SCOTTISH football could really do without a repeat of the seismic events of 2012 and “Armageddon” but it may take something of that magnitude if the landscape is to ever truly change again.

Rangers going into administration and then liquidation, before re-emerging as a weakened force in the bottom tier, served to break the long-standing Old Firm duopoly that had dominated the game since the mid-1980s.

Five different clubs won the Scottish Cup over the next five seasons, including maiden triumphs for Inverness Caledonian Thistle and St Johnstone. It was the same in the League Cup, with a different champion each season for five years. Kilmarnock, St Mirren and Ross County all lifted the trophy for the first time in their respective histories.

Celtic continued to chalk up league title after league title but curiously seemed to find their powers weakened by the downfall of their Glasgow nemesis. Neither in the last two years of Neil Lennon’s reign nor in the two-year tenure of Ronny Deila could they complete a domestic treble, despite Rangers’ absence leaving them in the undoubted position as the most powerful club in the land.

With Hearts and Hibs also dropping down to the lower leagues, there was an openness about the cup competitions that hadn’t been experienced for decades. Fans of the smaller clubs – relatively speaking – viewed the start of each tournament with optimism.

Not any more, however. Brendan Rodgers’ arrival in 2016 changed all that, as Celtic once again flexed their financial muscle and simply swept everyone else out of sight. A treble was completed without losing a single game. And then another treble. And now, this afternoon, the chance to win a third successive League Cup and with it another step closer to a treble-treble.

And after that, it then becomes a matter of just how many trophies and trebles they can go on to stockpile until the day comes when either Dermot Desmond or Rodgers get bored and call it a day, or Rangers and Dave King finally get their financial act together to piece together a serious challenge.

Celtic’s consistency has been a thing to behold. It is one thing to preside over the biggest riches and the best players, but another to never have an off day when it matters. When it looked as if Aberdeen might dissipate the dream of an “invincible treble” in Rodgers’ first season, Celtic dug deep to somehow fashion a last-minute winning goal in the Scottish Cup final. They have barely taken their foot off the pedal since.

An Aberdeen victory this afternoon, then, would have significant repercussions for the whole of the game. A first Scottish trophy winner other than Celtic since Hibs’ Scottish Cup triumph in 2016, and a sign to others that perhaps Rodgers’ men have weak spots after all. Odds, though, of 4/1 on Aberdeen to lift the trophy (and a massive 7/1 to win in 90 minutes) show the bookmakers think that hugely unlikely.

And while only the churlish could deny Celtic deserve that success should they again prosper at Hampden, it would not be a great look for Scottish football if only one team are capable of ever winning anything. Not that that is either Celtic’s fault or problem.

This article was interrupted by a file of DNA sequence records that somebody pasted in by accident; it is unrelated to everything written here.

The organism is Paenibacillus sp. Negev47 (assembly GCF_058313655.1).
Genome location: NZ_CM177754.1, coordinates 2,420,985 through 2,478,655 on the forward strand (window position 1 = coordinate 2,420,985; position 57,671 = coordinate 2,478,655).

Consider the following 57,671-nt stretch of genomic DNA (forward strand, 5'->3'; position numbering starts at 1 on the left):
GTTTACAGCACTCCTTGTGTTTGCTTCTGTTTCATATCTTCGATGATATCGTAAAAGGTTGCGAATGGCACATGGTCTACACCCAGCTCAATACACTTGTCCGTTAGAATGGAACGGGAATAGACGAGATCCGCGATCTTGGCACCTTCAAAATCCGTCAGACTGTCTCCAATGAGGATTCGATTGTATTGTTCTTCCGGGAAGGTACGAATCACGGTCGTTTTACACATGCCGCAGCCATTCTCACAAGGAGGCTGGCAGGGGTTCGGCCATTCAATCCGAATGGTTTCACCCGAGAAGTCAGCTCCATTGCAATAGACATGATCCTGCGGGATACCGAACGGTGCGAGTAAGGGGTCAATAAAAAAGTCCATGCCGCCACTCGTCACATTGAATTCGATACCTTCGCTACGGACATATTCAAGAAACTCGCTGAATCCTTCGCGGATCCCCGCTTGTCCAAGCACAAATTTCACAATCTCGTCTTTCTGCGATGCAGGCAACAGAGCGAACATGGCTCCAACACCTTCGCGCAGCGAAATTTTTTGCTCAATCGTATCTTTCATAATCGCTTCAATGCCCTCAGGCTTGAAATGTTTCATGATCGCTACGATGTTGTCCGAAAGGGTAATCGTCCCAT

The undercard to the main event takes place at Tynecastle a few hours earlier. Few Hearts fans would surely have believed they were genuine title contenders following their strong start to the season. And those who did get their hopes up will have been brought crashing back down to earth with a bump. The sort of injury list usually seen only in an episode of Casualty has done for Craig Levein’s side in recent weeks. While Celtic have a squad big enough to replace like for like in most positions in those circumstances, most of their rivals simply cannot afford that luxury.

Rangers will go top of the table with a win but, again, there won’t be too many of their followers expecting them to still be there come May. Steven Gerrard has been a measured and impressive addition to the Scottish game, and many of his signings have bedded in well, but they still have some way to go before they can be considered the equals of Celtic who will likely motor away in the second half of the season to what would be an eighth successive championship.

Celtic have strangled the notion of competition in recent seasons. It is as impressive on their part as it is disheartening for the rest.

IT is shaping up to be a significant day south of the Border, too. Three Premier League derbies scattered across an afternoon’s entertainment ought to deliver significant signs on whether Manchester City are likely to face a sustained threat to their domestic superiority this season.

Liverpool would seem best placed to stay the pace but face an Everton squad manager Jurgen Klopp has described, perhaps diplomatically, as the best he has faced. Liverpool are undefeated in the league this season but this could well be the sort of fraught, tense contest to truly test their mettle.

Arsenal, a side reinvigorated under Unai Emery, know a win in the North London derby will take them above Tottenham Hotspur on goal difference, while Chelsea will look to bolster their own slim title aspirations by overcoming Fulham at home. But it looks like Liverpool might be the ones to stop City running away with it again.